The Marmot's Hole

Korea... in Blog Format

Tag: Buddhism

Encyclopedia of Korean Buddhism

The Ven. Hyewon and friend (and sometimes MH poster) David Mason have recently released the first-ever encyclopedia of Korean Buddhism.

David’s got a ton of info about the book and how to purchase it at his website, so please, click on over and give it a look.

2nd Wonhyo Pilgrimage Trek Launches on Saturday Sept 1st

The second trial-run of the Wonhyo Pilgrimage Trail will kick-off with a dinner in Gyeongju Friday evening, and an early-morning start from Bunhwang-sa on Saturday — finishing that day’s trek at Gogul-sa and then pressing onward north then west. This is a religious-tourism project a few of us woiguks have been planning & pushing since 2007, with support from some Korean friends. This time the pilgrims will be making a pro-quality video as they go, recording the landscapes, temples & villages along the way, and interviewing monks about Wonhyo’s philosophy & other Buddhist ideas. Should be some adventurous fun, again!

Here is Tony’s recent press-release:
Second Wonhyo pilgrimage aims to re-enact Korean saint’s journey of 1,300 years ago

SEOUL – On September 1 a group of seven pilgrims will leave Bunwhang-sa temple in Gyeonju to re-enact the famous journey the Korean Buddhist saint Wonhyo made from Gyeongju to the area of Gaya-san Wonhyo-bong near the west coast port of Dangjin, more than 1,300 years ago.

This is the second Wonhyo pilgrimage. The first one, an exploratory trip, took place in December of last year. In that journey, the pilgrims covered just shy of 500 km, much of which was walked along back roads and mountain tracks. The journey took them from Gyeongju, ancient capital of the Korean Shilla kingdom, to what is known as Wonhyo’s cave near Dangjin, on the west coast of South Chungcheong Province. The second pilgrimage is expected to finish in the same place.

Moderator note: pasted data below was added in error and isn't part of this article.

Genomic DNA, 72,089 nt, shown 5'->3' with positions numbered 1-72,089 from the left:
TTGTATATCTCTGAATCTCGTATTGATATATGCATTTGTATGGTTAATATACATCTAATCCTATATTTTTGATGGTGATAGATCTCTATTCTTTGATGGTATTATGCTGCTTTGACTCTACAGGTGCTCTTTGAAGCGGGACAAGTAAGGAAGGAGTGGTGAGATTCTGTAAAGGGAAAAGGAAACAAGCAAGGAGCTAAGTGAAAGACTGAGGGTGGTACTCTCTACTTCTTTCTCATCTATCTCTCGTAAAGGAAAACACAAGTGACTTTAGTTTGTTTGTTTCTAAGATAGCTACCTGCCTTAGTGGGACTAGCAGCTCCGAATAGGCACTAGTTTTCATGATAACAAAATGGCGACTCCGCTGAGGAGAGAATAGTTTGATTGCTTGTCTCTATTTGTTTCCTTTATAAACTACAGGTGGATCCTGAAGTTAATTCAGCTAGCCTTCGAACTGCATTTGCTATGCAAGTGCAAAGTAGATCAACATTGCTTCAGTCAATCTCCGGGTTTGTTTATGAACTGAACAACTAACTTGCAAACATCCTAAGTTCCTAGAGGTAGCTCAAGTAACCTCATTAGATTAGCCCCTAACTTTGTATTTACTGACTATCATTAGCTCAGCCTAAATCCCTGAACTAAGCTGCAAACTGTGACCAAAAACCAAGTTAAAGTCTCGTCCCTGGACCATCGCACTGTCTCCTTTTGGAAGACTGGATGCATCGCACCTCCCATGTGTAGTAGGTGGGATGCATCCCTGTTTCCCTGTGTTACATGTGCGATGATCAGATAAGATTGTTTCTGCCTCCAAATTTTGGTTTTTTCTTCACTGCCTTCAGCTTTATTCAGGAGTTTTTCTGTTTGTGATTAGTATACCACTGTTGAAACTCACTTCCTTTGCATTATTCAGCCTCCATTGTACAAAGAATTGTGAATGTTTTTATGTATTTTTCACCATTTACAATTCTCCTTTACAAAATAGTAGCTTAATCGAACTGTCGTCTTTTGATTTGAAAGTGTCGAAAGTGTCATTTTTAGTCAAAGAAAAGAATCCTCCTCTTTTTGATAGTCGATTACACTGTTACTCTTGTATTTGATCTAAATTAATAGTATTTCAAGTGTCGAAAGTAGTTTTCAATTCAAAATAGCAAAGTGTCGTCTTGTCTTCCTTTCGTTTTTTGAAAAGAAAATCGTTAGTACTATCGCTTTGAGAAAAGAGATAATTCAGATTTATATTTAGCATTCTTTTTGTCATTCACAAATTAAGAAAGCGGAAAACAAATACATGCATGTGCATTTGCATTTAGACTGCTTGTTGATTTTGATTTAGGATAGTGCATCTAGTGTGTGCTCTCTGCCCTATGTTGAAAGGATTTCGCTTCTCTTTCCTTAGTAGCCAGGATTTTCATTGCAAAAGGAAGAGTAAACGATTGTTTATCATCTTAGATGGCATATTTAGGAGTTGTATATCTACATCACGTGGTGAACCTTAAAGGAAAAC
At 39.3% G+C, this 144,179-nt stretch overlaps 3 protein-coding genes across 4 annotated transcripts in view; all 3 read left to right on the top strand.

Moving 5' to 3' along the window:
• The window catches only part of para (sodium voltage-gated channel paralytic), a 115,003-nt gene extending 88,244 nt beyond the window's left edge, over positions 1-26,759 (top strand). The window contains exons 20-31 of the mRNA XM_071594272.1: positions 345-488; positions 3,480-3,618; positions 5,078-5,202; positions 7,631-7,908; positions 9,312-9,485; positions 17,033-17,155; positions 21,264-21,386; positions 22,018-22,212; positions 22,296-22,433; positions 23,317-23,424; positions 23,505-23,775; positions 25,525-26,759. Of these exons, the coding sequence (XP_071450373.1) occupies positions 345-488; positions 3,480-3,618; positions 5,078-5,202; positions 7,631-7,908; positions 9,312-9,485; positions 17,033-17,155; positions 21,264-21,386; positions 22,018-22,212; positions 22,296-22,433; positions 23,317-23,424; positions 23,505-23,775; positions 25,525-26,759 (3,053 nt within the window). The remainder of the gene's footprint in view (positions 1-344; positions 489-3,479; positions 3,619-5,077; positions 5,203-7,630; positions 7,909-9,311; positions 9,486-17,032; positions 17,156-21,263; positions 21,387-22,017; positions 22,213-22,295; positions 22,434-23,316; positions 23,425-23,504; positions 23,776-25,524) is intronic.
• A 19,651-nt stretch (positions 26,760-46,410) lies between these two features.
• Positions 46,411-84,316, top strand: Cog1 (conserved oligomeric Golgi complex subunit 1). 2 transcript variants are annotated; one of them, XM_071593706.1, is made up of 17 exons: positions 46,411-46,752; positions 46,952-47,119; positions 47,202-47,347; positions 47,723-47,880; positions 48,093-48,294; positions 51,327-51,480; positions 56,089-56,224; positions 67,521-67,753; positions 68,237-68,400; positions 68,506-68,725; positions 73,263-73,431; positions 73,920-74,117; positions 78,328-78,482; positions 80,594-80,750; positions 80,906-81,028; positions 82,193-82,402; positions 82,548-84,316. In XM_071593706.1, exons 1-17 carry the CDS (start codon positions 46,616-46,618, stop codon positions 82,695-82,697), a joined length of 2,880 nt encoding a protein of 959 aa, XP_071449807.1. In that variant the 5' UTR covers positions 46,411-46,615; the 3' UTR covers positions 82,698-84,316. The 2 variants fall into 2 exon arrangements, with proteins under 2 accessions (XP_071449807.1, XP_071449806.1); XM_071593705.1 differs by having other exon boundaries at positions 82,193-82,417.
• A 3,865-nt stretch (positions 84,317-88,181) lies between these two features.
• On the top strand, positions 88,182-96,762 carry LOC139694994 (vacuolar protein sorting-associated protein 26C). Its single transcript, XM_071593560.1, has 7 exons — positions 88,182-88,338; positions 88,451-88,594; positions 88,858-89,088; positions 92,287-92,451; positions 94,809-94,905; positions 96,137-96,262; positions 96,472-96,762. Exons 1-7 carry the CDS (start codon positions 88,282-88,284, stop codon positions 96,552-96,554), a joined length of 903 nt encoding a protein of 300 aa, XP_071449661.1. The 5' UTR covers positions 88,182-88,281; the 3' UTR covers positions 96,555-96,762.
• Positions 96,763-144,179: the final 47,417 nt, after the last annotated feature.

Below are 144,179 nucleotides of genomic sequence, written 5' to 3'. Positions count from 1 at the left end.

Tony MacGregor, one of the organizers of the pilgrimage, said the first journey was an inspiring experience. “We saw a side of Korea that is usually hidden – a wonderful kindness, and a profound spiritual culture that is very open. In fact, we were so impressed that this time we decided to make a documentary film of our journey, interview the monks we meet on the way and record their way of life.”

Wonhyo’s journey resulted in his enlightenment. Legend has it that he and fellow spiritual seeker Uisang, took shelter from a storm in an old tomb they thought was a cave. During the night Wonhyo became thirsty and began searching on the ground for a gourd of water. He found one and picked it up and drank deeply from it. The water was sweet and refreshing and he slept deeply until dawn. In the morning he discovered that the vessel he had drunk from was not a gourd but a human skull. It was not filled with sweet, clean water but instead was full of dirty rainwater, rotting meat and maggots. He was so revolted by what he had drank that he fell on his knees and vomited. At that moment, the question came to his mind “Why? Why was the water so sweet and refreshing in the night and yet so revolting in the day?” The answer came to him that it was his mind that determined the difference between the water at night time and in daytime, not the water itself. He realized that truth is created by the mind. At that moment, he attained enlightenment.